2. I was assuming a direct hit on the Philippines again, only a day ago or so. Seems almost like these storms have a mind all of their own. But of course they don’t, but are following the path of least resistance in transporting equatorial heat to polar regions. What we need now is honest record keeping of data so that we can hind cast the conditions that made the storm act like it did, so as to make future casting more accurate. More raw unfiltered accessible data would be good.

  3. Constructing a huge computer model has got to be tedious work. It’s perfectly understandable (although perhaps not advisable) that he who constructs it would like to show it off — for some reason we don’t any longer punish those who cry, ‘Wolf!!’

  4. I’m sorry..but the first thought that goes through my head is “hype”……..
    Not my fault…I didn’t put it there

  5. With the Madden-Julian Oscillation in a strong phase 5 state, it might get interesting. Joe Bastardi shows the incredible correlation of reality with the MJO teleconnection model on today’s update. Worth a watch.

  6. Interesting that the main land the map shows are the Phlilipines and Taiwan, without the track extending as far as Japan or even Okinawa, particularly as the info is coming from the Japanese Met agency.

    • Yet I was just watching the news on TV over lunch here (Taiwan) and they showed the full projected track of this storm. Right to Tokyo!

      And going to Weather Underground, they also showing the storm hitting Tokyo between Monday and Tuesday. It may technically miss the mainland, but it looks to be hitting Tokyo before curving back out to sea.

      • Sounds right to Me !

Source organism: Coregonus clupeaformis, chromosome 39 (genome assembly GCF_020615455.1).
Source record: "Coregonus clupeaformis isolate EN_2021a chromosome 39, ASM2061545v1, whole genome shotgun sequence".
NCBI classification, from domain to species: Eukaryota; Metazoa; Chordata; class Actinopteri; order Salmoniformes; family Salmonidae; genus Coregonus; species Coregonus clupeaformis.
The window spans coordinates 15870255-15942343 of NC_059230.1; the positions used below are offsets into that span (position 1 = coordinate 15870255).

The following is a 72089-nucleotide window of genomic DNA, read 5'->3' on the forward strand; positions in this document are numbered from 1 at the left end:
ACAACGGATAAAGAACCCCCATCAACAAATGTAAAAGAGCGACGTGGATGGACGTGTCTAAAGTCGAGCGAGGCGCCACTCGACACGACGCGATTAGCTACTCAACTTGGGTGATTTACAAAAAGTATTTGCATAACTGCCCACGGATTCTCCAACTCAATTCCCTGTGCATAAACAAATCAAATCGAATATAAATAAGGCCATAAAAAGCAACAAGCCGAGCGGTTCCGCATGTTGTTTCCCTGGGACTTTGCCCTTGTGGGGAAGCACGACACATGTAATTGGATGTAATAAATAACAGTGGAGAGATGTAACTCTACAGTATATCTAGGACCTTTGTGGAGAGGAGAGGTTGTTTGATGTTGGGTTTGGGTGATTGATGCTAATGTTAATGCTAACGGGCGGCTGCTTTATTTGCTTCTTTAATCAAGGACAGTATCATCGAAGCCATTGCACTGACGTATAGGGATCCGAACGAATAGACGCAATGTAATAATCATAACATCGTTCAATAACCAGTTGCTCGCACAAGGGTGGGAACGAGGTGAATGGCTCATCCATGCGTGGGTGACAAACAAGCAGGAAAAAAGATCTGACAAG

Or make that “Left” ???

        But is it a Male Storm or a Female Storm, or, wait, I got it, it’s a Transgender Storm serving both, oops I meant “any” number of traits…

        Question is, What is this “thing” and what happens next ?????

        It’s truely is a Mad, Mad, Mad, Mad World !!!

    • A “super” typhoon is equivalent to CAT 3 or higher. The terminology has been around for a while (a quick NGram search shows it first appearing in 1971). I lived through a very stormy time in Taiwan during the early 1960’s. As I recall, within about 16 months there were nine typhoons that impacted Taiwan: 3 CAT 1, 1 CAT 2, 2 CAT 4 and 3 CAT 5. Some of these were not at full strength when they hit Taiwan; but still, a lot of stormy weather. Nothing new about “Super” Typhoons, certainly not as evidence of “climate change” (not that you said so, just sayin’).

      • a super typhoon is coined by the JTWC since decades, it is given to a high end category 4 equivalent hurricane (130 kts one minute sustained winds) the JMA uses 10 minute sustained windspeeds just like the WMO does giving lower values.